We recently got a cat.
I know. I know…this sounds like a confessional.
But, it’s true. After 33 years of claiming that I would never own a cat, I caved, and I did.
And it’s been fun.
She enjoys keeping us safe from any fuzz balls and dust balls that she sees.
She loves to go hunting for leaves.
She even enjoys a playful, piercing bite to my front toe.
But the other day, my wife told me that she had done something crazy. Julianna texted me that we needed to close the windows so that the cat couldn’t climb the screen.
I said, “Yeah. How could she do that?”
Julianna said, “I see holes in the screen right now.”
I said, “Those are probably from bugs or some severe storm.”
She said, “I’m pretty positive it’s from the cat.”
I said, “Oh yeah. Prove it. How do you know?”
My wife texted me a photo of the cat climbing the screen.
Eyewitnesses are important. They are verbal proclaims of the visual truth. They are the difference between…
Fiction and non-fiction.
A fairy tale and history.
A lie and truth.
Over the next couple of weeks, we will be starting our sermon series called EYEWITNESS. It’s all about the eyewitnesses to the resurrection of Jesus. I think we need to do this because the resurrection of Jesus is too big a deal to rely on hearsay, to trust maybes and to listen to theories.
Our goal today is to look at a real eyewitness accounts…
Of real people…
Who had real interactions…
With the really risen Jesus…
As real proof of your real salvation.
Before we begin, a prayer: Lord, strengthen us by the truth; your Word is truth. Open our eyes to see what you want us to see; our ears to hear what you want us to hear and our hearts to believe what you would have us believe. Amen.
I. Mary’s Background
The first eyewitness account that we are going to look at comes from a woman named Mary Magdalene. What interesting about Mary is that she doesn’t play a big part in Jesus’ three years of ministry on earth. In fact, there’s very little that is written about her except for this:
Mary Magdalene, out of whom Jesus had driven out seven demons. (Mark 16:9)
It’s not even a full sentence. Just a passing adjective comment.
But…one that’s pretty heavy.
She had been possessed by 7 demons. Evil spirits. Fallen angels. Powerful. They had taken hold of her mind. Something that Bible theorists will suggest happens from dabbling in the demonic activity (the occult, psychics, blood sacrifices) and excessive drug use.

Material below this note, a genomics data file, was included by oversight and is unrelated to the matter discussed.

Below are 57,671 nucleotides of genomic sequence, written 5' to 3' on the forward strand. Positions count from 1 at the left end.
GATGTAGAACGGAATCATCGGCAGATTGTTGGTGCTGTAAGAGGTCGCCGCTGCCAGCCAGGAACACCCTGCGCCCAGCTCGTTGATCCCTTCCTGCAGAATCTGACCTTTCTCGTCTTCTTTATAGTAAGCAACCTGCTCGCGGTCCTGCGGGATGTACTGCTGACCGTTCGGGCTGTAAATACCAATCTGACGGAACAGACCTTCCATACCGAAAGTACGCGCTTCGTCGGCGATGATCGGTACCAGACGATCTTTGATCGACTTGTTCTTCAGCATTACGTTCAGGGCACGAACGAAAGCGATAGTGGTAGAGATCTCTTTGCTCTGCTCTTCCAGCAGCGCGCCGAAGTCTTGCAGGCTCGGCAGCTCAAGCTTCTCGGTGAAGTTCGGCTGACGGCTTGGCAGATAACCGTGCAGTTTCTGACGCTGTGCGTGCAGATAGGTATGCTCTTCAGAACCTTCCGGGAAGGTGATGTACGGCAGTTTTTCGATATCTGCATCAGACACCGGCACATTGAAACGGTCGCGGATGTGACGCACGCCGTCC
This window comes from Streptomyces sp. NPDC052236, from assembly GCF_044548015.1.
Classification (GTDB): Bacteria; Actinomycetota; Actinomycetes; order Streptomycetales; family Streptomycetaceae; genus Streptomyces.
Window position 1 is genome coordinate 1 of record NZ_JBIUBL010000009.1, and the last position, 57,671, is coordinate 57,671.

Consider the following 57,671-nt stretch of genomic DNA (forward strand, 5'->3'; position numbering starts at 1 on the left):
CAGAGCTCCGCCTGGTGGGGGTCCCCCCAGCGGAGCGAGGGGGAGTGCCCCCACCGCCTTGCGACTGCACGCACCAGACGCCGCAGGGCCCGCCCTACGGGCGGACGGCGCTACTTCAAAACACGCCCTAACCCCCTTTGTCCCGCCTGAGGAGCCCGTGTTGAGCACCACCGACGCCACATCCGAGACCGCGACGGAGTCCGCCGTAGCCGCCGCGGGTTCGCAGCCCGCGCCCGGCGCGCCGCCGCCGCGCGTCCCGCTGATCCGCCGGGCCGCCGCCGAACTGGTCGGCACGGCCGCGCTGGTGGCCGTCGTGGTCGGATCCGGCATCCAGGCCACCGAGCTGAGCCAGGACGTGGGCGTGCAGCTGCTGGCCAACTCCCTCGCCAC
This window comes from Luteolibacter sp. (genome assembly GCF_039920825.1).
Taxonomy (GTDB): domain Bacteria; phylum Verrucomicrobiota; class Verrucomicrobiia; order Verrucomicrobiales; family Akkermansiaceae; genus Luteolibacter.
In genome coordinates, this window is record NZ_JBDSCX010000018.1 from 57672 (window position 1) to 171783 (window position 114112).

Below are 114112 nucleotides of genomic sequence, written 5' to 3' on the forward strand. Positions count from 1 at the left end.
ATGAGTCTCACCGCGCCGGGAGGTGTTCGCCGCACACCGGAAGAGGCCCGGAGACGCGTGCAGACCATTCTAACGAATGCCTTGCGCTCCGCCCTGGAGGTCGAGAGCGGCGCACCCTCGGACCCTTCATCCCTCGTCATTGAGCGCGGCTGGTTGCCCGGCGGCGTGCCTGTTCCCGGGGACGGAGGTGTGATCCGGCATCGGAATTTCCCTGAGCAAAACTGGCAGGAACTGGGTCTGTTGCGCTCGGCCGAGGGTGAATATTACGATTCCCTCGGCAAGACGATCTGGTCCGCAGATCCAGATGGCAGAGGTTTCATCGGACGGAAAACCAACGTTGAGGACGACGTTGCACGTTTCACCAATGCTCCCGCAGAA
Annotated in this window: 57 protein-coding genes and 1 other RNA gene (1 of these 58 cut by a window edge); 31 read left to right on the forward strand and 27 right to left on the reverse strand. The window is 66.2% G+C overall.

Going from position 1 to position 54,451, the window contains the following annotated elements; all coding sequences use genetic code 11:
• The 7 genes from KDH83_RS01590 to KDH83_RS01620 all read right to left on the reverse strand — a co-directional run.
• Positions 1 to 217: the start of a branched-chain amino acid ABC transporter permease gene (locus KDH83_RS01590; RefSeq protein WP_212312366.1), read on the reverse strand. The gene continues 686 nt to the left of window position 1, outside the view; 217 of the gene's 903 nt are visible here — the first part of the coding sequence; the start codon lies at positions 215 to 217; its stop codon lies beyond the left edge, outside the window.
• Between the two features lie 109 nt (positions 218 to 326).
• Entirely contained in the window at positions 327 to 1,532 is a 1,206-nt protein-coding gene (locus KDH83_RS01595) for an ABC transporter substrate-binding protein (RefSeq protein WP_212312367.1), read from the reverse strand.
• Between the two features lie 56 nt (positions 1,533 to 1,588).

Regardless how it happened to Mary, we know it was terrible.
She had no control of her personality.
She was a prisoner in her own mind.
In a state of deep depression.
With a helplessness that doesn’t go away.
Except, it did.
Mary was possessed.
Jesus healed her.
I don’t know exactly how, but if it is anything like Jesus’ other miracles, then it was probably as simple as Jesus lifting his hand and saying:
Which…Can you imagine?
If you’ve ever had a counselor help you with a breakthrough.
Or a pastor help you grasp God’s forgiveness.
Or a fatal diagnosis that a doctor diagnosed, prescribed medicine and helped you defeat.
You know the kind of deep connection that Mary had with Jesus.
That’s why she had become a follower of his:
She had been trapped, Jesus freed her.
She had been guilty, Jesus brought her forgiveness.
She had been depressed, Jesus brought her joy.
She had been lonely, Jesus brought her family.
She had been hopeless, Jesus made her hopeful.
He was violently, publicly, cruelly crucified on a cross.
And all of her hope?
All of her joy?
All of her sanity…
Started to slip away….
She could feel the devil’s grip tightening on her again.
II. The Eyewitness Account
That’s why she got up so early Sunday morning.
You see -- Jesus had been killed Friday evening. They buried him. She would have gone to his grave to mourn, but they have this Sabbath rule where you can’t go to visit the dead on a Saturday.
But Saturday was over.
It was still dark.
It’s not like she was sleeping anyways.
She threw on her sandals.
Fastened on her cloak.
And walked off to her friend’s house.
KNOCK! KNOCK! KNOCK!
“What do you want?”
“It’s Sunday. We were going to go to his grave. We were going to go to Jesus’ grave so that we can honor him.”
“But Mary. It’s not even light out yet. It’s still night time. It’s…just gonna take me a second while I get ready.”
As they walked through the slowly evaporating darkness, it was mostly quiet.
Whenever her friends tried to make small talk, Mary quieted them. “We’ve just gotta get to Jesus’ grave.”
As they approached the garden, Mary worked into a sprint walk.